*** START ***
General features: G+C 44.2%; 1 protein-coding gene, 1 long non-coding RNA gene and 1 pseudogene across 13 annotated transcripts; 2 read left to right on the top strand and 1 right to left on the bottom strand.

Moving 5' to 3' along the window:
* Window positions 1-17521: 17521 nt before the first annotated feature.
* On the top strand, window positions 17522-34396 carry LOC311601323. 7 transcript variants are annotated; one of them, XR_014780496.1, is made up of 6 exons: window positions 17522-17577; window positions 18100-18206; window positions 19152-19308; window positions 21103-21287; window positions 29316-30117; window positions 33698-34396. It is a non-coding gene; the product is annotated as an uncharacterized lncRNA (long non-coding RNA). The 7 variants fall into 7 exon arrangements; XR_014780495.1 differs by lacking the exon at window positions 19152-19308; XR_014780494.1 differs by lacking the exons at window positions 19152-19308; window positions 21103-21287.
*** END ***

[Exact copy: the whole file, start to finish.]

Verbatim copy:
General features: G+C 44.2%; 1 protein-coding gene, 1 long non-coding RNA gene and 1 pseudogene across 13 annotated transcripts; 2 read left to right on the top strand and 1 right to left on the bottom strand.

Moving 5' to 3' along the window:
* Window positions 1-17521: 17521 nt before the first annotated feature.
* On the top strand, window positions 17522-34396 carry LOC311601323. 7 transcript variants are annotated; one of them, XR_014780496.1, is made up of 6 exons: window positions 17522-17577; window positions 18100-18206; window positions 19152-19308; window positions 21103-21287; window positions 29316-30117; window positions 33698-34396. It is a non-coding gene; the product is annotated as an uncharacterized lncRNA (long non-coding RNA). The 7 variants fall into 7 exon arrangements; XR_014780495.1 differs by lacking the exon at window positions 19152-19308; XR_014780494.1 differs by lacking the exons at window positions 19152-19308; window positions 21103-21287.